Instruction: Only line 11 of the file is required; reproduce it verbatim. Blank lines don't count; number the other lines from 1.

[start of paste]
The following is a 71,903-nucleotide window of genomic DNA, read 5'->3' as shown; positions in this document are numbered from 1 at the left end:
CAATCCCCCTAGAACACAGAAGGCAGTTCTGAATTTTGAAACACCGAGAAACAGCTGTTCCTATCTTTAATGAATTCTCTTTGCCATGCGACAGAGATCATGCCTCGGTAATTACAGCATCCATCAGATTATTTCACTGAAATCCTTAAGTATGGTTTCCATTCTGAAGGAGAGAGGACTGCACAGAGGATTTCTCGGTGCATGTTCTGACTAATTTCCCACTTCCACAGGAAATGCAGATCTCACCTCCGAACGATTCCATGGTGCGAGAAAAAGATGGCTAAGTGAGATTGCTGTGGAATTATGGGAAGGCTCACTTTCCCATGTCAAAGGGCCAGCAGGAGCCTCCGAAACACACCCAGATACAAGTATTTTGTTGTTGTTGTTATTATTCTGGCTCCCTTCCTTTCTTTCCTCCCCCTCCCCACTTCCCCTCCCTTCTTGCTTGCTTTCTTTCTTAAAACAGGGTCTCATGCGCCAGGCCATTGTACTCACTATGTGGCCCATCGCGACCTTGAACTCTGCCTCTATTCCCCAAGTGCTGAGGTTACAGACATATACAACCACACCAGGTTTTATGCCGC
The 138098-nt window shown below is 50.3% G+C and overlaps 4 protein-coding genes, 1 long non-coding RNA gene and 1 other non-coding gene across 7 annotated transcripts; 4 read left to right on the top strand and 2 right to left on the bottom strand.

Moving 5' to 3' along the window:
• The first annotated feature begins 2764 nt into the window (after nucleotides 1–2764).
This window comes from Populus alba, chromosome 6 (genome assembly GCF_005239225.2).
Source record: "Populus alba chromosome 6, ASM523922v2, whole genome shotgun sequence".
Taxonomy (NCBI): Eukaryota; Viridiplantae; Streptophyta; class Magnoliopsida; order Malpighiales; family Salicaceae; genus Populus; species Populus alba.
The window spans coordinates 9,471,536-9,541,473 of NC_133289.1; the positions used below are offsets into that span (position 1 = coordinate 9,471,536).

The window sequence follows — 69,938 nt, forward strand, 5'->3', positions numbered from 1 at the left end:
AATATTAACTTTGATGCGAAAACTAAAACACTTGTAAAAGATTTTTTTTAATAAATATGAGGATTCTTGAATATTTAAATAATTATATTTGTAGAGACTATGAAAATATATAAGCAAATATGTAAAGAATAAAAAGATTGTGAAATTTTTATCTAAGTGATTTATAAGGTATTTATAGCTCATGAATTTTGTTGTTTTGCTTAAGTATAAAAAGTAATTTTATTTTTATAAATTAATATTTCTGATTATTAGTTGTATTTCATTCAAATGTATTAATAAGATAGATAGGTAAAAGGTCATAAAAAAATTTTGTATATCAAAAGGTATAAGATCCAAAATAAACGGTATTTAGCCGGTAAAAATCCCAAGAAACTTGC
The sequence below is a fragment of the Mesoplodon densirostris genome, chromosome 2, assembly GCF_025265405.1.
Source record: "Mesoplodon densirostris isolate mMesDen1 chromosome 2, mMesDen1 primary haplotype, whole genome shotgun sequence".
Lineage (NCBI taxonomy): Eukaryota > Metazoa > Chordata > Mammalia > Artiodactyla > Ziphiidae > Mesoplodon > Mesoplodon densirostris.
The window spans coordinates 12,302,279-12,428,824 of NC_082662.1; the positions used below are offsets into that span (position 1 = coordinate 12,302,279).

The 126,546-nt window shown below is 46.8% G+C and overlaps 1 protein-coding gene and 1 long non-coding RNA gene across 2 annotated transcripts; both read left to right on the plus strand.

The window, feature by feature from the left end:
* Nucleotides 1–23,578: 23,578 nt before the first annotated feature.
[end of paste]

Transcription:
AATATTAACTTTGATGCGAAAACTAAAACACTTGTAAAAGATTTTTTTTAATAAATATGAGGATTCTTGAATATTTAAATAATTATATTTGTAGAGACTATGAAAATATATAAGCAAATATGTAAAGAATAAAAAGATTGTGAAATTTTTATCTAAGTGATTTATAAGGTATTTATAGCTCATGAATTTTGTTGTTTTGCTTAAGTATAAAAAGTAATTTTATTTTTATAAATTAATATTTCTGATTATTAGTTGTATTTCATTCAAATGTATTAATAAGATAGATAGGTAAAAGGTCATAAAAAAATTTTGTATATCAAAAGGTATAAGATCCAAAATAAACGGTATTTAGCCGGTAAAAATCCCAAGAAACTTGC